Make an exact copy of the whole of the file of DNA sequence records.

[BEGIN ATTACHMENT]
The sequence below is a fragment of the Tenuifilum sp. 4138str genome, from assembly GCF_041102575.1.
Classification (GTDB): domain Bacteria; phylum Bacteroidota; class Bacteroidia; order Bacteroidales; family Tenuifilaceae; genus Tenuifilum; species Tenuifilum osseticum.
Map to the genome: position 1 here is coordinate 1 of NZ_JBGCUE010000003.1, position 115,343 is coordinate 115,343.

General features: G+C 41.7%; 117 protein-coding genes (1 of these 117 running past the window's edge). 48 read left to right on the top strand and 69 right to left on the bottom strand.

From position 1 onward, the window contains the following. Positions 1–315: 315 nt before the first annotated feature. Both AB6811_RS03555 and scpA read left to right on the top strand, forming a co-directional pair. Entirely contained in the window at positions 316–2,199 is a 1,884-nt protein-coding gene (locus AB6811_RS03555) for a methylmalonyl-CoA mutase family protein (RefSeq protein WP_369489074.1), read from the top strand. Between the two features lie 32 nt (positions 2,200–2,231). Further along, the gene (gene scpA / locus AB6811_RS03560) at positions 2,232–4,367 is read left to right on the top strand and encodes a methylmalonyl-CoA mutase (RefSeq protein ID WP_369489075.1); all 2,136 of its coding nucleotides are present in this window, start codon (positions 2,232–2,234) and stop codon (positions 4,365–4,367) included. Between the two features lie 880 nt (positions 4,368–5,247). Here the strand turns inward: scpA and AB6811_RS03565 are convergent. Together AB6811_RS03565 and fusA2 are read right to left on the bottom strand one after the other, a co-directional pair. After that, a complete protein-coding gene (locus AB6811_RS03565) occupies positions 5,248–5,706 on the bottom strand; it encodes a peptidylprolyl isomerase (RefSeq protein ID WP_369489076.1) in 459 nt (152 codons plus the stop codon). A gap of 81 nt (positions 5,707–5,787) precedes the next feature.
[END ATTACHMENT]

The sequence below is a fragment of the Tenuifilum sp. 4138str genome, from assembly GCF_041102575.1.
Classification (GTDB): domain Bacteria; phylum Bacteroidota; class Bacteroidia; order Bacteroidales; family Tenuifilaceae; genus Tenuifilum; species Tenuifilum osseticum.
Map to the genome: position 1 here is coordinate 1 of NZ_JBGCUE010000003.1, position 115,343 is coordinate 115,343.

General features: G+C 41.7%; 117 protein-coding genes (1 of these 117 running past the window's edge). 48 read left to right on the top strand and 69 right to left on the bottom strand.

From position 1 onward, the window contains the following. Positions 1–315: 315 nt before the first annotated feature. Both AB6811_RS03555 and scpA read left to right on the top strand, forming a co-directional pair. Entirely contained in the window at positions 316–2,199 is a 1,884-nt protein-coding gene (locus AB6811_RS03555) for a methylmalonyl-CoA mutase family protein (RefSeq protein WP_369489074.1), read from the top strand. Between the two features lie 32 nt (positions 2,200–2,231). Further along, the gene (gene scpA / locus AB6811_RS03560) at positions 2,232–4,367 is read left to right on the top strand and encodes a methylmalonyl-CoA mutase (RefSeq protein ID WP_369489075.1); all 2,136 of its coding nucleotides are present in this window, start codon (positions 2,232–2,234) and stop codon (positions 4,365–4,367) included. Between the two features lie 880 nt (positions 4,368–5,247). Here the strand turns inward: scpA and AB6811_RS03565 are convergent. Together AB6811_RS03565 and fusA2 are read right to left on the bottom strand one after the other, a co-directional pair. After that, a complete protein-coding gene (locus AB6811_RS03565) occupies positions 5,248–5,706 on the bottom strand; it encodes a peptidylprolyl isomerase (RefSeq protein ID WP_369489076.1) in 459 nt (152 codons plus the stop codon). A gap of 81 nt (positions 5,707–5,787) precedes the next feature.